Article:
Thousands of years ago, when Lake Michigan was Lake Chicago, the massive body of glacial water’s western bank made it all the way out to Oak Park.

Ridgeland Avenue’s namesake ridge was the end of the lake, and it’s left some interesting features behind — most notably smack dab on the corner of Taylor Park at Ridgeland and Division Street.

The big hill left by the lake is scenic, but it tends to let water run right down its side, pooling in the southeast corner — not a pretty result.

So, when the Park District of Oak Park tackled a redesign for Taylor Park in 2008, they knew they would have to do something about the perpetually sloppy and muddy corner.

The conventional option would have been to install a massive underground water drainage system, keeping the park dry but pouring more water into the sewers.

So the park district’s contractor on the design, landscape architecture firm Altamanu, proposed a different tactic: a wetland.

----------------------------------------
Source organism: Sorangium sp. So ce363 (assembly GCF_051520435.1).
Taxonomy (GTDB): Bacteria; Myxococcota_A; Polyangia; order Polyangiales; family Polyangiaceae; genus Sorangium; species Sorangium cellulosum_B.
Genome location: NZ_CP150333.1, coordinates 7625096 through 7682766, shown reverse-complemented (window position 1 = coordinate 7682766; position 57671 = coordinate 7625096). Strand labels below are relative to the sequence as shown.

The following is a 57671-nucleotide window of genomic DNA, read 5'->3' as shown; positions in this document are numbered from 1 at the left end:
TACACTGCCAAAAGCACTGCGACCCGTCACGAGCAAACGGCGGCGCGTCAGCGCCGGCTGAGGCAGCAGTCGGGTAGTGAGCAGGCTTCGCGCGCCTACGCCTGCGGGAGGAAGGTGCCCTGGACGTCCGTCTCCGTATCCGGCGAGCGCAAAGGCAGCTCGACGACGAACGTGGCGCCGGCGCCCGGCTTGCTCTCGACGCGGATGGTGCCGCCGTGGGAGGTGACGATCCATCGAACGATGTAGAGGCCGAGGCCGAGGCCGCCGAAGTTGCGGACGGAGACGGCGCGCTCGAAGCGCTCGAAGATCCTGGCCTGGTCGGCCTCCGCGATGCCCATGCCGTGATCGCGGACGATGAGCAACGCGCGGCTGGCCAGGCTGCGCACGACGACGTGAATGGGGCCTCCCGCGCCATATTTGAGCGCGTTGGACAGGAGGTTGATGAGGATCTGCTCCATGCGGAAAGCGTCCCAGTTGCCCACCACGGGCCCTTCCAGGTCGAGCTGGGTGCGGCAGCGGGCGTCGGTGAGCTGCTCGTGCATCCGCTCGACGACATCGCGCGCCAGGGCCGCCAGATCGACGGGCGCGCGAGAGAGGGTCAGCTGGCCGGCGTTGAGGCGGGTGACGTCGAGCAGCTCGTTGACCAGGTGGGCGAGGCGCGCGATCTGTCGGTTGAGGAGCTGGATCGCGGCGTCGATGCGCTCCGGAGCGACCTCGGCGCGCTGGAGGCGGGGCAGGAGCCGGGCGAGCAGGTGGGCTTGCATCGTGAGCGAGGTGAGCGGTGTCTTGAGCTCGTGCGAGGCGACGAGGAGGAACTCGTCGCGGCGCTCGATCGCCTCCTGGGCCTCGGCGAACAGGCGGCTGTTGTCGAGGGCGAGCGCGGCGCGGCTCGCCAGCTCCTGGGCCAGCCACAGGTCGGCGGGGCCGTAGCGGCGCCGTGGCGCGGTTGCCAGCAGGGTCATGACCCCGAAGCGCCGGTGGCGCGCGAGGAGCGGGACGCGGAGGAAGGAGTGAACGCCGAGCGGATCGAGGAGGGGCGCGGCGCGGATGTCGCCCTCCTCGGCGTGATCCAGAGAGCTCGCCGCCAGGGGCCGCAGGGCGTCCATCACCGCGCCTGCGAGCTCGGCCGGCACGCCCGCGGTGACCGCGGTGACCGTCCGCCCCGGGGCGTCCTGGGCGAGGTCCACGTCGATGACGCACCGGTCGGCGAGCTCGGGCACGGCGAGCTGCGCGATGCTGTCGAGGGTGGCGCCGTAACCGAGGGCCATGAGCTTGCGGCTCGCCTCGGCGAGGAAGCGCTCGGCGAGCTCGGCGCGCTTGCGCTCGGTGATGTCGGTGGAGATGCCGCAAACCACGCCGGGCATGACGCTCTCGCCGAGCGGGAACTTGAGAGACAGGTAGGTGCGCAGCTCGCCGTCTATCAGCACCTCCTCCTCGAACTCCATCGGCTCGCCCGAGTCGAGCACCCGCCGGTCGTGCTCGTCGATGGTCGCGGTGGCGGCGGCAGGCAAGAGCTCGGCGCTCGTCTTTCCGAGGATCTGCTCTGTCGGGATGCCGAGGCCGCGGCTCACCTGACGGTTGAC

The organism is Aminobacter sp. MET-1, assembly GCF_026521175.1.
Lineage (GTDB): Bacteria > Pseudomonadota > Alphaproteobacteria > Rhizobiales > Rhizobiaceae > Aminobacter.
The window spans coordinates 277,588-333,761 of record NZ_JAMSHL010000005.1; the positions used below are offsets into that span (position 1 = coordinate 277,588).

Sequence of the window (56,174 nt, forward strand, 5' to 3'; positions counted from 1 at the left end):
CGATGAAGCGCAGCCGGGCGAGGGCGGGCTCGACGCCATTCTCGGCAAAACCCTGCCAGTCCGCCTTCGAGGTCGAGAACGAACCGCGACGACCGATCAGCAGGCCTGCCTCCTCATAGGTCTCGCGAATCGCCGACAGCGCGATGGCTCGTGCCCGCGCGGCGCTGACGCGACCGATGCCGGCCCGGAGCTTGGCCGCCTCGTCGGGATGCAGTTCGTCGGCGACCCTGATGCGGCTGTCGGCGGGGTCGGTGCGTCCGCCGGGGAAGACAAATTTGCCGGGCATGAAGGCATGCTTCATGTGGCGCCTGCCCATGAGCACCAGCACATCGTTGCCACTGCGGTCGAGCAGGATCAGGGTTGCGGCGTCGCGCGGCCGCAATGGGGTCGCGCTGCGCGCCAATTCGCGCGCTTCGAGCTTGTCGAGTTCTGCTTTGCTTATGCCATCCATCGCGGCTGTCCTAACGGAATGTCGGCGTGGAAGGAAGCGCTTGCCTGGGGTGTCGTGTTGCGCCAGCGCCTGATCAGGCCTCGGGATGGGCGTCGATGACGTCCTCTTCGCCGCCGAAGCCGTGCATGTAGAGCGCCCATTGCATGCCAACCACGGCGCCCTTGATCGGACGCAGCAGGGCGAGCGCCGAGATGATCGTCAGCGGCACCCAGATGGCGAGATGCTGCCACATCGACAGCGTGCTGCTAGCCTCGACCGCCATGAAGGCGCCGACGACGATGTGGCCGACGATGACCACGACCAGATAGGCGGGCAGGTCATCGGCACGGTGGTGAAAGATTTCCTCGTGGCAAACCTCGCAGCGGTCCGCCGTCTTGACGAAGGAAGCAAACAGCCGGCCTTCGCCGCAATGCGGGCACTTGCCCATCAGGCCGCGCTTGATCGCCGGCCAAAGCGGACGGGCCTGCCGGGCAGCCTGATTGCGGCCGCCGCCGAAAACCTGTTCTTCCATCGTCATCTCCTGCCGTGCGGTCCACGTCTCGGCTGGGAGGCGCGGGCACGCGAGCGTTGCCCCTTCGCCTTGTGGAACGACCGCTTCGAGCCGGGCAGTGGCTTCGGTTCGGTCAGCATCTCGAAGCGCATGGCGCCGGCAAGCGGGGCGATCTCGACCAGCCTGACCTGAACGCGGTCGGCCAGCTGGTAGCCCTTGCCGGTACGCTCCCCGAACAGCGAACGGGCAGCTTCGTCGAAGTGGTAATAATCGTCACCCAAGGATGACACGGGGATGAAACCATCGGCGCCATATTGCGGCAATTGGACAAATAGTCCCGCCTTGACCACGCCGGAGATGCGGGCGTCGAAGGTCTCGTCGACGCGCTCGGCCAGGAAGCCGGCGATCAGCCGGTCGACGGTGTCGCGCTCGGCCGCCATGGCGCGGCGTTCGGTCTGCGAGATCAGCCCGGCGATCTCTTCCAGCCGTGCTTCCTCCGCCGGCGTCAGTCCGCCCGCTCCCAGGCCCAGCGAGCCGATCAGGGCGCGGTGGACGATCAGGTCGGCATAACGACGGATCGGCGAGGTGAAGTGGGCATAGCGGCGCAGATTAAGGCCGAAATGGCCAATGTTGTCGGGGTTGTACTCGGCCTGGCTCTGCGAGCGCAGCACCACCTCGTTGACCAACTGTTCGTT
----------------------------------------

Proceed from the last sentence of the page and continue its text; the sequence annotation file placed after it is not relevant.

“What we tried to do was to have innovative storm water management that was very green and very native,” said park designer John Mac Manus. “Also, it’s an event — something of interest.”

The park district is planning to install native Illinois wetland plants in the corner, as well as conditioning the soil to deal with the water in a more organized way. They’re planning to install a bridge on the southeast corner, as well, and fence off the area to keep children and dogs from splashing around in the mud.

The park district is getting underway on the project next spring and expects to be finished by next fall. They’ll also resurface Taylor’s tennis courts and install new lighting as part of the project.

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Ben Meyerson

Ben was Wednesday Journal's crime, parks, and River Forest reporter, until he kept bugging us enough to promote him. Now he's managing two of Wednesday Journal's sister papers in the city, Chicago Journal...

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